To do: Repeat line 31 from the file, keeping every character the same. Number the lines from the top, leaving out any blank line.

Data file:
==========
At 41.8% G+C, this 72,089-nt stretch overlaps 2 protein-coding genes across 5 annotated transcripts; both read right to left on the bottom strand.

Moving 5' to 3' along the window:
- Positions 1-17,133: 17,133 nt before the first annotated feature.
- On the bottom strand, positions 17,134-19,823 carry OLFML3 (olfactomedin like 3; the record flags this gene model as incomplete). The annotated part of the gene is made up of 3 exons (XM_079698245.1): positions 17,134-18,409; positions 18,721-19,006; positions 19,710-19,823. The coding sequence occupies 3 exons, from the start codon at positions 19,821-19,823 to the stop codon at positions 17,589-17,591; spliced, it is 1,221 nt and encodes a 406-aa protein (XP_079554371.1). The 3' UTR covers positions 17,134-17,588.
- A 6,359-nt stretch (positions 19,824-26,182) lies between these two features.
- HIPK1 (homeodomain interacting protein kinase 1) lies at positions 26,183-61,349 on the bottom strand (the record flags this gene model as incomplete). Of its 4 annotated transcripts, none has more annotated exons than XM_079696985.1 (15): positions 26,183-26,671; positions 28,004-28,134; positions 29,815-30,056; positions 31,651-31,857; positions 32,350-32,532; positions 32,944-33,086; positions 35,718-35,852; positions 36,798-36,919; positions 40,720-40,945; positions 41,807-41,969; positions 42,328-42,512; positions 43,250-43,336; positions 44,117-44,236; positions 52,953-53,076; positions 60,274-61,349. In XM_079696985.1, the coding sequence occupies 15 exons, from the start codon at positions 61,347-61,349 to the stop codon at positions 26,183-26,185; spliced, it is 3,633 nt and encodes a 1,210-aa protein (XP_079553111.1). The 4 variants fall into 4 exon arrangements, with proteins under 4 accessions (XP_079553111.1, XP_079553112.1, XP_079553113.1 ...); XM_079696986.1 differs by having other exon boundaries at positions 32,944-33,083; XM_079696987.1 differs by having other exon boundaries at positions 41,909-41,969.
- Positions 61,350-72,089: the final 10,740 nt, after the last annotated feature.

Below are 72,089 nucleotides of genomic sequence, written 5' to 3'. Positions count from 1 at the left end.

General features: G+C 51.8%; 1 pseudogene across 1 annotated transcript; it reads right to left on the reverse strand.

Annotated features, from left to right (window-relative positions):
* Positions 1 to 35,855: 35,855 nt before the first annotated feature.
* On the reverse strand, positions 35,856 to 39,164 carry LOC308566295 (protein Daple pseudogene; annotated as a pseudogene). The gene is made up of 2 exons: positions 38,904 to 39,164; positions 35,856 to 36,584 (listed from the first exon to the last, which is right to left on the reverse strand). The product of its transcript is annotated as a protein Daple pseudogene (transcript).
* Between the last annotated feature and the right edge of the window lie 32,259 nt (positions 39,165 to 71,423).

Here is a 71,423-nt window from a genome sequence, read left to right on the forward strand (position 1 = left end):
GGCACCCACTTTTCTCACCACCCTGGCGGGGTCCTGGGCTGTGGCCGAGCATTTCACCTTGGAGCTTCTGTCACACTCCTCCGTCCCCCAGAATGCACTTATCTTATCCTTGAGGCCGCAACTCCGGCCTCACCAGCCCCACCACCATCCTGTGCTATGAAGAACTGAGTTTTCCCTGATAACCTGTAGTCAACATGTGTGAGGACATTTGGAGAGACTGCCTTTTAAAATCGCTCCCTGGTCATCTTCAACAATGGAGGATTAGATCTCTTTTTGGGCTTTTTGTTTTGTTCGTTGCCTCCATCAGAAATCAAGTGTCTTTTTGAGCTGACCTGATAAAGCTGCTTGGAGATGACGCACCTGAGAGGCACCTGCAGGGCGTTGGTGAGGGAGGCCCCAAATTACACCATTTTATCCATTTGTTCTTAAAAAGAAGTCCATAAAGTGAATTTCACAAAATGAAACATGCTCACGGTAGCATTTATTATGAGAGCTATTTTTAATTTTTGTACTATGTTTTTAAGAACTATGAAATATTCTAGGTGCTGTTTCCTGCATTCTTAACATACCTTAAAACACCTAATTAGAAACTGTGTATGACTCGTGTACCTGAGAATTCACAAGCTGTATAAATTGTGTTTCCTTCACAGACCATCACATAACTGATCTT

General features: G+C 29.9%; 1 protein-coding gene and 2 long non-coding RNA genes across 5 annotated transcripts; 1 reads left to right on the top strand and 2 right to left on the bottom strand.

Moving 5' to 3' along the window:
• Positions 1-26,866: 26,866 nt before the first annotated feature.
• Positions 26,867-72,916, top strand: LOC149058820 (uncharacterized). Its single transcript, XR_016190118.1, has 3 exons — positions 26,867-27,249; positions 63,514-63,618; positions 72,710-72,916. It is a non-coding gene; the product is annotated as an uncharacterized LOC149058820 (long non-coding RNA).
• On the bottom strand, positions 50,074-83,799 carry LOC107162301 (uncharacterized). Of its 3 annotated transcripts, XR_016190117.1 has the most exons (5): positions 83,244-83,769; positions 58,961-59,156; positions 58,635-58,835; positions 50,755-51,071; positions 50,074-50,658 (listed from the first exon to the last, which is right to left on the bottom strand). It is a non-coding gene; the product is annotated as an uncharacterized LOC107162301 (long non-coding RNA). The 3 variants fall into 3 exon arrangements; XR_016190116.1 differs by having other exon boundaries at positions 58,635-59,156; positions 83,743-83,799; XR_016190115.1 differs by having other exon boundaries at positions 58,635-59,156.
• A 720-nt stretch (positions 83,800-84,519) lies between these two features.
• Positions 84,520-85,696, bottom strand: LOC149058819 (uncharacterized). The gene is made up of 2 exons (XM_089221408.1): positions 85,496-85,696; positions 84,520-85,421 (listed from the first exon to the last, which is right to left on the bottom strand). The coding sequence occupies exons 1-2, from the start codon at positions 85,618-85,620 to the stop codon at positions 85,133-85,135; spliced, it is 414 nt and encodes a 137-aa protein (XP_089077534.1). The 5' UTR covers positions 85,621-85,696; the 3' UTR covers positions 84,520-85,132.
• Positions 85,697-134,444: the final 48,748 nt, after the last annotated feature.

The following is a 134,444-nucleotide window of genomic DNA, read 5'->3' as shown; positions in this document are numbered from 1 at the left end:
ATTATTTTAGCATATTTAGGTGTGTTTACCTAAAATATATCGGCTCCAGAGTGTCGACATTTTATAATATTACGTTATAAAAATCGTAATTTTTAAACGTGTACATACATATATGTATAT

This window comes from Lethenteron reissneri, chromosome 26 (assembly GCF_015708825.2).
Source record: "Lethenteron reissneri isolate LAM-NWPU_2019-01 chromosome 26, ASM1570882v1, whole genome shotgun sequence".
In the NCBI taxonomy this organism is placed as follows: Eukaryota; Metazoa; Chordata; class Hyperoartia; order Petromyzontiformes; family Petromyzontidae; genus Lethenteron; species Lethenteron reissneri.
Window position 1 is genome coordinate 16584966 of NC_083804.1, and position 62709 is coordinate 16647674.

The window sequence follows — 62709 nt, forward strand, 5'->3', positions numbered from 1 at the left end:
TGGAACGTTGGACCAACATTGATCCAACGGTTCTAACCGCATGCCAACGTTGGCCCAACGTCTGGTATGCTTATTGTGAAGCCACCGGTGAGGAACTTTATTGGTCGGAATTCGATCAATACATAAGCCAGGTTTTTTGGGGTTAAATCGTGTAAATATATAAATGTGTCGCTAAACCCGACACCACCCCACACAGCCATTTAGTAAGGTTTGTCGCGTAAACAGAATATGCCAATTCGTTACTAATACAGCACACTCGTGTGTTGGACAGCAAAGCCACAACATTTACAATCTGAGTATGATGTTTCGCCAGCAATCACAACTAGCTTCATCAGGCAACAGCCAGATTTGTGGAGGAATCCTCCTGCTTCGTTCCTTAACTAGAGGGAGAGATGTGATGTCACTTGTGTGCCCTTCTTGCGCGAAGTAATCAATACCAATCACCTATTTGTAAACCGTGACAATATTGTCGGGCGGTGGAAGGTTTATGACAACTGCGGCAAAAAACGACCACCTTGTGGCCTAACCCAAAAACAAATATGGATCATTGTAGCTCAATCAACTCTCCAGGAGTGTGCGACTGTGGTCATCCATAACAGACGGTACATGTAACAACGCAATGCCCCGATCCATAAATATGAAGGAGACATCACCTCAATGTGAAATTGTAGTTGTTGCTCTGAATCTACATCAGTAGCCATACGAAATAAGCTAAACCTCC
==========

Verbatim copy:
TGGAACGTTGGACCAACATTGATCCAACGGTTCTAACCGCATGCCAACGTTGGCCCAACGTCTGGTATGCTTATTGTGAAGCCACCGGTGAGGAACTTTATTGGTCGGAATTCGATCAATACATAAGCCAGGTTTTTTGGGGTTAAATCGTGTAAATATATAAATGTGTCGCTAAACCCGACACCACCCCACACAGCCATTTAGTAAGGTTTGTCGCGTAAACAGAATATGCCAATTCGTTACTAATACAGCACACTCGTGTGTTGGACAGCAAAGCCACAACATTTACAATCTGAGTATGATGTTTCGCCAGCAATCACAACTAGCTTCATCAGGCAACAGCCAGATTTGTGGAGGAATCCTCCTGCTTCGTTCCTTAACTAGAGGGAGAGATGTGATGTCACTTGTGTGCCCTTCTTGCGCGAAGTAATCAATACCAATCACCTATTTGTAAACCGTGACAATATTGTCGGGCGGTGGAAGGTTTATGACAACTGCGGCAAAAAACGACCACCTTGTGGCCTAACCCAAAAACAAATATGGATCATTGTAGCTCAATCAACTCTCCAGGAGTGTGCGACTGTGGTCATCCATAACAGACGGTACATGTAACAACGCAATGCCCCGATCCATAAATATGAAGGAGACATCACCTCAATGTGAAATTGTAGTTGTTGCTCTGAATCTACATCAGTAGCCATACGAAATAAGCTAAACCTCC